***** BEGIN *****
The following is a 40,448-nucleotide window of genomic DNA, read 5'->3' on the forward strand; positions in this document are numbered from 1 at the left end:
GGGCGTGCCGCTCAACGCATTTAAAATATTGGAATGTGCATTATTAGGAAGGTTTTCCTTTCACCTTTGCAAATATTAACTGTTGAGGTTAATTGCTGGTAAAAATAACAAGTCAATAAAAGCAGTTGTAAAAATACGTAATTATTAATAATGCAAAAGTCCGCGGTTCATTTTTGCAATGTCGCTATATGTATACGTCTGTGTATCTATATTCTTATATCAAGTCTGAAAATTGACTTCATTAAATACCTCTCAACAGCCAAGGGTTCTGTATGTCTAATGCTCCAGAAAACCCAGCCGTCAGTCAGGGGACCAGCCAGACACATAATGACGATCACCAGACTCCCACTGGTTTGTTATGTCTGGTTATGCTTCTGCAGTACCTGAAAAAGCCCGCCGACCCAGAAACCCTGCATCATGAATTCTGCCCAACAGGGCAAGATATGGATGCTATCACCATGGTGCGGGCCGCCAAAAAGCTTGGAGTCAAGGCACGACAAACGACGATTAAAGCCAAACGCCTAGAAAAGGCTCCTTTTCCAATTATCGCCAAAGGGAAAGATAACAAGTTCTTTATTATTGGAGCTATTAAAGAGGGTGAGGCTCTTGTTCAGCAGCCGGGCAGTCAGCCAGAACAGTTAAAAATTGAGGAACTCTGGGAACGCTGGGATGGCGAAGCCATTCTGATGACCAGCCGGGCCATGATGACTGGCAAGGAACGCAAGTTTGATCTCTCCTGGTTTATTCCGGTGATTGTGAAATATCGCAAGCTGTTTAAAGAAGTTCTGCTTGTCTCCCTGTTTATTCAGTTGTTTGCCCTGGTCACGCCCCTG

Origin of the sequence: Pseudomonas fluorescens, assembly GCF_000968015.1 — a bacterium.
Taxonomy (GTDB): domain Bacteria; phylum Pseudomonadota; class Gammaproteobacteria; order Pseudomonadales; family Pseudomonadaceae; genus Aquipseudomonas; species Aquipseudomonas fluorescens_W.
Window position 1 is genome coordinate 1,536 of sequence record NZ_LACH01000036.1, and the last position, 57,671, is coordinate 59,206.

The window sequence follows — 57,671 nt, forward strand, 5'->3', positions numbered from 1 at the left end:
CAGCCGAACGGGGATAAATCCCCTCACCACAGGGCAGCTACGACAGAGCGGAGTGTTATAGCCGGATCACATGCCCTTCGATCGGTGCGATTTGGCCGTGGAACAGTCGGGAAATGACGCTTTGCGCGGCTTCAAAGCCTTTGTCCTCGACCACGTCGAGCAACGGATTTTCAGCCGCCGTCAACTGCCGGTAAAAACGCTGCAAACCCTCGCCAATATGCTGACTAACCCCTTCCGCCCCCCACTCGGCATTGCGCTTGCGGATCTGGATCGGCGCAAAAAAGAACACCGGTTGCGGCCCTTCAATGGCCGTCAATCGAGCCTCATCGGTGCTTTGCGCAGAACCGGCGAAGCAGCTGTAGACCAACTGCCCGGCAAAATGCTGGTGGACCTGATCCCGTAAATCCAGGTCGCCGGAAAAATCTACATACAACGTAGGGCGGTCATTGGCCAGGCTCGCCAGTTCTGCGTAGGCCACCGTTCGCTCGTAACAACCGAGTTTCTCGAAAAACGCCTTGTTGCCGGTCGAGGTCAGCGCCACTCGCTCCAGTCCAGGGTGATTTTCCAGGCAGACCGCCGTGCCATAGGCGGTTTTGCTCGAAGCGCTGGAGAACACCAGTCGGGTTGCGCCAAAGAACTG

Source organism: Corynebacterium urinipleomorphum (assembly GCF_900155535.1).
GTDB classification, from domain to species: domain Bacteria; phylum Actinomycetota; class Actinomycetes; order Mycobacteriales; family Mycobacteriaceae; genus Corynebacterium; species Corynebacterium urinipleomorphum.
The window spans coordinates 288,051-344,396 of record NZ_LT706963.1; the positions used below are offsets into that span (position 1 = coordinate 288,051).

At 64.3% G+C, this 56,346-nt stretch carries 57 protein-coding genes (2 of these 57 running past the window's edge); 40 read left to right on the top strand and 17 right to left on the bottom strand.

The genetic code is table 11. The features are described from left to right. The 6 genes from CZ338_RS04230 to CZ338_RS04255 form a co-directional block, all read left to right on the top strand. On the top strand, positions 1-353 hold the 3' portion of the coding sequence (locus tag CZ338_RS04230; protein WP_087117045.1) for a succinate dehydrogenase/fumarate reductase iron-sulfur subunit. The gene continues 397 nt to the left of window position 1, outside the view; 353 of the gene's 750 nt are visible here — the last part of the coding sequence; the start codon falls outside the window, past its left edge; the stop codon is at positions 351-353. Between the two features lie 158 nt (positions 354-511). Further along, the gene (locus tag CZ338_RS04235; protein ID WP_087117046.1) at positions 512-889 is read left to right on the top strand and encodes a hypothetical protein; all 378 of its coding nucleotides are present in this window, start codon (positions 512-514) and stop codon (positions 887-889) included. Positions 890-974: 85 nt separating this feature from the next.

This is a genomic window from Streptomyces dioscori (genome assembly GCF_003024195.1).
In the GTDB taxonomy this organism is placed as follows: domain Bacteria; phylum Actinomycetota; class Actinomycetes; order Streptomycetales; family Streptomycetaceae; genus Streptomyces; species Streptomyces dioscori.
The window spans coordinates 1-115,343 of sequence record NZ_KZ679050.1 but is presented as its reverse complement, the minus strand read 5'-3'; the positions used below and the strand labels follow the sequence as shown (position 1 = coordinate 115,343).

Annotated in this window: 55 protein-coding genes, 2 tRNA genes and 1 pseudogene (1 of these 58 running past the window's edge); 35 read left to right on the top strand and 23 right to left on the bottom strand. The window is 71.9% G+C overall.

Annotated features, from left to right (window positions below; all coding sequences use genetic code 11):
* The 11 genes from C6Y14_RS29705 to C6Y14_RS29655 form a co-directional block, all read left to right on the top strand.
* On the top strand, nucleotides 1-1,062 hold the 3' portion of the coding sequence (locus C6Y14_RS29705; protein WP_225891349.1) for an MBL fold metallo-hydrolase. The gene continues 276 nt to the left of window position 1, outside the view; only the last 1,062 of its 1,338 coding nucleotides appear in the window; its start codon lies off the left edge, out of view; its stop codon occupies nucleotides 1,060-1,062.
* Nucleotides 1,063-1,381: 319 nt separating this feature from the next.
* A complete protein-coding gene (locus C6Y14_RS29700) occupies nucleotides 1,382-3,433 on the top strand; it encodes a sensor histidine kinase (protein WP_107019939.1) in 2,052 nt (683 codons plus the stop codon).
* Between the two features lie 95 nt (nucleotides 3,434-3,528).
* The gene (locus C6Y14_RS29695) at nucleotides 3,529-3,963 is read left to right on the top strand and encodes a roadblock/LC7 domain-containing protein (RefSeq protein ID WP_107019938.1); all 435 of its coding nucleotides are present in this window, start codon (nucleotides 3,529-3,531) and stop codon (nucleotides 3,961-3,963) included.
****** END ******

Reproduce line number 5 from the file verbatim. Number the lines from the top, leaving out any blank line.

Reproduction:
Window position 1 is genome coordinate 1,536 of sequence record NZ_LACH01000036.1, and the last position, 57,671, is coordinate 59,206.